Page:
“That approach alienated some of his former staffers,” said Chris Buck, an unaffiliated Republican strategist in New Hampshire who said he considered working for the Cain campaign earlier this year, but changed his mind. “I think everybody was bewildered.”
And lastly, this gem:
Setting up offices was also something of a trial. “When I told people, ‘You’ll be getting offices and phone lines,’ I’d have to postpone that,” the former staff member in Iowa said. “It was like they were running for sophomore class president.”
Mr. Hall added, “We couldn’t even get our own e-mail addresses,” for the campaign.
Whew! It's hard work running an imaginary presidential campaign that will never make it!
Both Bachmann and Cain were initially successful in generating their hype machines, both in the press and (somewhat) on the ground. But the ground game is rapidly evaporating for them. And while I believe on some level Bachmann thought she had come to stay (as evidenced by the fact that SHE DID scrub it up, working hard to lose the "space cadet" label by getting slightly more polished in her TV interviews and debates), Cain planned a book tour in the middle of the lead up to Iowa.
Priorities. He doesn't have them.
Although, I do think Cain started feeling pretty good about himself when he won the Florida straw poll. He momentarily toyed with seriousness, but it didn't last. He still thought he could continue to get by on a few jokes and a grin when much, much more is demanded of you once you get that front-runnerstatus.
Case in point: Mitt Romney may be a terrible "try-hard" and Rick Perry may be digging around for failed RNC campaign ideas from the 90s, but both are dancing as hard as they can for votes. They are fighting to be "clear" while still giving themselves some general election wiggle room. They're not going to botch something crucial like their abortion stance. They're not going to pretend like international relations isn't important when you're running for a job that involves hanging out with the Prime Minister of England and overseeing several conflicts in countries with difficult to pronounce names.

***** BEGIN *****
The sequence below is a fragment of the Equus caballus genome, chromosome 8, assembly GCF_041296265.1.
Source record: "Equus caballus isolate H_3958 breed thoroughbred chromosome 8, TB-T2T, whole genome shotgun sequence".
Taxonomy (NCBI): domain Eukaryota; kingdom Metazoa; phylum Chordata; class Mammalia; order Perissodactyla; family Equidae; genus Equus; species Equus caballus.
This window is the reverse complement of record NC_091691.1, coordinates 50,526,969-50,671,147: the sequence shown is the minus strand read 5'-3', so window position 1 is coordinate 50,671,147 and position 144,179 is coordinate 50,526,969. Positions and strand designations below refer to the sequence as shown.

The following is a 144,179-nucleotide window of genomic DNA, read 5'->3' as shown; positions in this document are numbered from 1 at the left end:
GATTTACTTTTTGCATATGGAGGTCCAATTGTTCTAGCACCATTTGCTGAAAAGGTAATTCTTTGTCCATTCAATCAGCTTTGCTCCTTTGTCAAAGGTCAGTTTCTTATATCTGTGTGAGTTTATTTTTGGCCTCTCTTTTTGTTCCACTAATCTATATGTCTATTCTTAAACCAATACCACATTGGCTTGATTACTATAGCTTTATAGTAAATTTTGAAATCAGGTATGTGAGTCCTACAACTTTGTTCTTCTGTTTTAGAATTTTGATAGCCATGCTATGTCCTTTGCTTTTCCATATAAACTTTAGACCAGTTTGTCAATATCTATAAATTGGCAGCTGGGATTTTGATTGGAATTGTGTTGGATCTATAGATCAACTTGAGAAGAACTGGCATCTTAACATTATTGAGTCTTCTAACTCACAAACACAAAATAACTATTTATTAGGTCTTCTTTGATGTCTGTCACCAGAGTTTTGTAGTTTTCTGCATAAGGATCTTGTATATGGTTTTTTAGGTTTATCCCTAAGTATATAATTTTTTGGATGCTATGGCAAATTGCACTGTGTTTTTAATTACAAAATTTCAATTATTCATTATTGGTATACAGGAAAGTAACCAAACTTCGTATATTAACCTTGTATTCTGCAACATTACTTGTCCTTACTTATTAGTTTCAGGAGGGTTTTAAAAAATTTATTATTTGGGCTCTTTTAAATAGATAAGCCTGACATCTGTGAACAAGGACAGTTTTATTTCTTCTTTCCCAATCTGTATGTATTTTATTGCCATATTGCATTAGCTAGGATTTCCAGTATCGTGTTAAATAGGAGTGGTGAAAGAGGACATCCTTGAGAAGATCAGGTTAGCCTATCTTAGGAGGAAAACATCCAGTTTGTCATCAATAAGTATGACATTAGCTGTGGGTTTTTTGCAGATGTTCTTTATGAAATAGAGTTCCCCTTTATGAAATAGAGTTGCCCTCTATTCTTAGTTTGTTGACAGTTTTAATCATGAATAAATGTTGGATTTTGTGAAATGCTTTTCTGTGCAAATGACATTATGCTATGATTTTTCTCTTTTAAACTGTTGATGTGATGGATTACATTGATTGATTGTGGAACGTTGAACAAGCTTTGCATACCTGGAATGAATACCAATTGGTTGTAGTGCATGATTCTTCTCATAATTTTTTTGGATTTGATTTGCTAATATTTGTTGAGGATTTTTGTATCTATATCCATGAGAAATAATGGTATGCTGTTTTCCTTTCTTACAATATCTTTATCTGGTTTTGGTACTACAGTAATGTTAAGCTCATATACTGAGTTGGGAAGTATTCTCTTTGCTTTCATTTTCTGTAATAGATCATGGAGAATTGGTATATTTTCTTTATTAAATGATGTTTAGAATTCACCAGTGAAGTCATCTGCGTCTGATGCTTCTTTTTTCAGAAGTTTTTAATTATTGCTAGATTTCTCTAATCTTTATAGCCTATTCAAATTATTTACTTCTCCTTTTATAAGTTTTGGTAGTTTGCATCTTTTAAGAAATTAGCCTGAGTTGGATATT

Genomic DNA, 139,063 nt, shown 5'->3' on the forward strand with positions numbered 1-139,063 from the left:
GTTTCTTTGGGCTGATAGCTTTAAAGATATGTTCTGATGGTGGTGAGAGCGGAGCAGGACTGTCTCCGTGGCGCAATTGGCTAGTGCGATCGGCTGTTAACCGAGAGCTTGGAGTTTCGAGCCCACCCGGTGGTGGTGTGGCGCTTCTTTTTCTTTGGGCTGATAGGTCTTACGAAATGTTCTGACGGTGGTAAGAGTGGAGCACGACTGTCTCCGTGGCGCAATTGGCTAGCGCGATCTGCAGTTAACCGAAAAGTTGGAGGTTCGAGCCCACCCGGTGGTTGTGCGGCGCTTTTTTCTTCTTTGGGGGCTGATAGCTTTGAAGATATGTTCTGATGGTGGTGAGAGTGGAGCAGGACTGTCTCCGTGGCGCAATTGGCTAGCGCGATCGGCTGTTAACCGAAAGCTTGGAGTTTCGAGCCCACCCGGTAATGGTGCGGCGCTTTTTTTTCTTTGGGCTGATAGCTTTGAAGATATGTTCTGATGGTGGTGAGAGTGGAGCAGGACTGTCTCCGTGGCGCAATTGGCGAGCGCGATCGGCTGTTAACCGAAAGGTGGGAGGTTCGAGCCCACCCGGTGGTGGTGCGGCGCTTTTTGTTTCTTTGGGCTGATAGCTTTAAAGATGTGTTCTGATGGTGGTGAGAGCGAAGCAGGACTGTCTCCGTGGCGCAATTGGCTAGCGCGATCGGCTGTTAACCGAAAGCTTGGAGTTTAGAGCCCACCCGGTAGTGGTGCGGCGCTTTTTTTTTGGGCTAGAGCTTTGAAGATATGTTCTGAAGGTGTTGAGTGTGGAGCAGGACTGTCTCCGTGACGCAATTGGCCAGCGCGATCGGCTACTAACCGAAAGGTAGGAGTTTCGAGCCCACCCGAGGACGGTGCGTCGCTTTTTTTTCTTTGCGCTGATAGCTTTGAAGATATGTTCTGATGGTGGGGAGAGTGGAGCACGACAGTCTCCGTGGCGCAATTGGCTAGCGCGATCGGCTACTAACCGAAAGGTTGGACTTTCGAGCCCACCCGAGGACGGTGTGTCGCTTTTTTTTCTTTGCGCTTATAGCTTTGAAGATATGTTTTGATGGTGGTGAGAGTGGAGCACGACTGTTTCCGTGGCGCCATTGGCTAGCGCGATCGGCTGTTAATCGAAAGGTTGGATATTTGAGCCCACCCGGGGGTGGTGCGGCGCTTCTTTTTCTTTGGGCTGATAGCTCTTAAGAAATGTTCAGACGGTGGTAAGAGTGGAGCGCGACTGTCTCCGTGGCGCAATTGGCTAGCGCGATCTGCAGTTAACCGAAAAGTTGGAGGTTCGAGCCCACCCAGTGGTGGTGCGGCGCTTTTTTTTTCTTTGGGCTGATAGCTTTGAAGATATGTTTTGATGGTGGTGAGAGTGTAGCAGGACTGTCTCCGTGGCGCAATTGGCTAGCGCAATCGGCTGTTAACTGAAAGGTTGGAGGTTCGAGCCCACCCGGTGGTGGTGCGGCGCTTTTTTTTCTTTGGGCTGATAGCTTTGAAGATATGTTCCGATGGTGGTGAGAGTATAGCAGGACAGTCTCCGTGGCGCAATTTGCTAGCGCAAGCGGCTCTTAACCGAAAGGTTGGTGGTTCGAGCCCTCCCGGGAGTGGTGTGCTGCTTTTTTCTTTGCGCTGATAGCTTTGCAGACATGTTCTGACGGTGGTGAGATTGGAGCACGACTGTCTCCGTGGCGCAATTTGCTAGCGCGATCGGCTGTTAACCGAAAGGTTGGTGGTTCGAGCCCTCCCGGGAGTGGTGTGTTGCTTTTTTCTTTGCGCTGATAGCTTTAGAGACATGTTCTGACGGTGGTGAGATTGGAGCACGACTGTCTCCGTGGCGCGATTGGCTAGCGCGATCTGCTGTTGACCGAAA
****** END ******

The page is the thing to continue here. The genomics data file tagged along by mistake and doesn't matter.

Ubeki-beki-beki-stan-stan doesn't cut it when you have terrorism fears, unknown fall out from the Arab Spring, a Greek economy collapsing, a weakened faith in the Euro (and to a lesser extent, the European Union) and drug war in Mexico. Pride in your own ignorance only works when you're trying to impress your fellow ignoramuses. Strangely, the American public does like their president to occasionally know what he or she should be doing.
Hence why Bachmann applied some much needed spit shine to her usual word vomit. Why Cain thought he could be less than BACHMANN on foreign policy is beyond me. We haven't reached that point in equality where a woman or a black man can be woefully below average and still get elected president of the United States. I know conservatives try to make it seem like Obama is a dummy from Dumbtown, USA, but you don't edit the Harvard Law Review or work as a Constitutional Law Professor because you're an imbecile. If anything, Obama's problem was always that he was too cerebral (*cough* uppity Negro *cough*) and alienated the mouth-breathers.
But nobody wants to actually elect a mouth breather president! Unless he comes from Blue Blood stock and his daddy was a former President, Vice President, CIA head, war hero and son of a U.S. senator. That's a lot of credibility by last name recognition that neither Bachmann or Cain have.
Hence why this reality of campaign staffs in chaos will be their undoing. While only one person gets to be president at a time, it takes a team to get to the White House. And if people are begging to get off your team instead of fighting to stay on it, it's time to wake up and realize you're the losing team.